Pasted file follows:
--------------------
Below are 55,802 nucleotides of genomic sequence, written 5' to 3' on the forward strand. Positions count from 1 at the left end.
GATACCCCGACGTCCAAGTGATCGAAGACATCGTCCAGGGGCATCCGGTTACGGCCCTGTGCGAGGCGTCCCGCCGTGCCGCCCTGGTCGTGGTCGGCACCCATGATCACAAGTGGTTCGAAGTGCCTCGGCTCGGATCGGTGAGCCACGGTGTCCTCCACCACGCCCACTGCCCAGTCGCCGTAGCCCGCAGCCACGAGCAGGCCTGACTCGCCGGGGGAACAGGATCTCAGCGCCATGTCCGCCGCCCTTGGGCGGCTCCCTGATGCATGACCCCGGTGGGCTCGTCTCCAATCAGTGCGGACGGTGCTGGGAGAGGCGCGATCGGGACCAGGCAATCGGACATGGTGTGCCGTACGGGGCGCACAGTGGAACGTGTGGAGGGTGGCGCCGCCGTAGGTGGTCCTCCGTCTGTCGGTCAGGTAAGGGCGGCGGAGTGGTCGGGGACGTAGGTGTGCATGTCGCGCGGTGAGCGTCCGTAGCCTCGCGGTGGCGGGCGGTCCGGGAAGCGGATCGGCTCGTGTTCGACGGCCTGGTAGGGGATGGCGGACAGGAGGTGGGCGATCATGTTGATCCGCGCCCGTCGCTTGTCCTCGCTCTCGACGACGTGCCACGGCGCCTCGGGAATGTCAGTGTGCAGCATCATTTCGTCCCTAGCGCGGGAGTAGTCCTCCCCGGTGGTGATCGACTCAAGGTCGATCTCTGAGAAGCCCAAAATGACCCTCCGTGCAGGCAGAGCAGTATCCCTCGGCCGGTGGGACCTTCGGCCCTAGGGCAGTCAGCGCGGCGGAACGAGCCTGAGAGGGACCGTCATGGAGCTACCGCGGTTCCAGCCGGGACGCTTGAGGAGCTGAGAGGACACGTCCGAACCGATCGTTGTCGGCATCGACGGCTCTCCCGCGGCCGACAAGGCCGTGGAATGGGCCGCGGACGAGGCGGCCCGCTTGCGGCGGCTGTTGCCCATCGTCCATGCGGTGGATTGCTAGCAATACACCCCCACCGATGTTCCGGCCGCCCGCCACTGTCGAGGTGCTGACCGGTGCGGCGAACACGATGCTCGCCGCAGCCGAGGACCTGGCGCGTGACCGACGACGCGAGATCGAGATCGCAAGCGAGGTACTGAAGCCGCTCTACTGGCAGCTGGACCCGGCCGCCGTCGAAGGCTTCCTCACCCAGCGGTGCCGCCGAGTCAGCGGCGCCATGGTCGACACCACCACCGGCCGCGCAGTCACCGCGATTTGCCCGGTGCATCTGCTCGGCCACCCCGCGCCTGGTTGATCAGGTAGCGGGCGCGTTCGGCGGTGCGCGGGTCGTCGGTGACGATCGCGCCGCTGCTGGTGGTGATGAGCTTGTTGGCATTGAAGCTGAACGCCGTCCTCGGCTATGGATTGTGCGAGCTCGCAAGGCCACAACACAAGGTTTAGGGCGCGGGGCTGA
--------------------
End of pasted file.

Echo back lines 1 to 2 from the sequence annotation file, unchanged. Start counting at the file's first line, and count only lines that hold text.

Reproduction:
Below are 55,802 nucleotides of genomic sequence, written 5' to 3' on the forward strand. Positions count from 1 at the left end.
GATACCCCGACGTCCAAGTGATCGAAGACATCGTCCAGGGGCATCCGGTTACGGCCCTGTGCGAGGCGTCCCGCCGTGCCGCCCTGGTCGTGGTCGGCACCCATGATCACAAGTGGTTCGAAGTGCCTCGGCTCGGATCGGTGAGCCACGGTGTCCTCCACCACGCCCACTGCCCAGTCGCCGTAGCCCGCAGCCACGAGCAGGCCTGACTCGCCGGGGGAACAGGATCTCAGCGCCATGTCCGCCGCCCTTGGGCGGCTCCCTGATGCATGACCCCGGTGGGCTCGTCTCCAATCAGTGCGGACGGTGCTGGGAGAGGCGCGATCGGGACCAGGCAATCGGACATGGTGTGCCGTACGGGGCGCACAGTGGAACGTGTGGAGGGTGGCGCCGCCGTAGGTGGTCCTCCGTCTGTCGGTCAGGTAAGGGCGGCGGAGTGGTCGGGGACGTAGGTGTGCATGTCGCGCGGTGAGCGTCCGTAGCCTCGCGGTGGCGGGCGGTCCGGGAAGCGGATCGGCTCGTGTTCGACGGCCTGGTAGGGGATGGCGGACAGGAGGTGGGCGATCATGTTGATCCGCGCCCGTCGCTTGTCCTCGCTCTCGACGACGTGCCACGGCGCCTCGGGAATGTCAGTGTGCAGCATCATTTCGTCCCTAGCGCGGGAGTAGTCCTCCCCGGTGGTGATCGACTCAAGGTCGATCTCTGAGAAGCCCAAAATGACCCTCCGTGCAGGCAGAGCAGTATCCCTCGGCCGGTGGGACCTTCGGCCCTAGGGCAGTCAGCGCGGCGGAACGAGCCTGAGAGGGACCGTCATGGAGCTACCGCGGTTCCAGCCGGGACGCTTGAGGAGCTGAGAGGACACGTCCGAACCGATCGTTGTCGGCATCGACGGCTCTCCCGCGGCCGACAAGGCCGTGGAATGGGCCGCGGACGAGGCGGCCCGCTTGCGGCGGCTGTTGCCCATCGTCCATGCGGTGGATTGCTAGCAATACACCCCCACCGATGTTCCGGCCGCCCGCCACTGTCGAGGTGCTGACCGGTGCGGCGAACACGATGCTCGCCGCAGCCGAGGACCTGGCGCGTGACCGACGACGCGAGATCGAGATCGCAAGCGAGGTACTGAAGCCGCTCTACTGGCAGCTGGACCCGGCCGCCGTCGAAGGCTTCCTCACCCAGCGGTGCCGCCGAGTCAGCGGCGCCATGGTCGACACCACCACCGGCCGCGCAGTCACCGCGATTTGCCCGGTGCATCTGCTCGGCCACCCCGCGCCTGGTTGATCAGGTAGCGGGCGCGTTCGGCGGTGCGCGGGTCGTCGGTGACGATCGCGCCGCTGCTGGTGGTGATGAGCTTGTTGGCATTGAAGCTGAACGCCGTCCTCGGCTATGGATTGTGCGAGCTCGCAAGGCCACAACACAAGGTTTAGGGCGCGGGGCTGA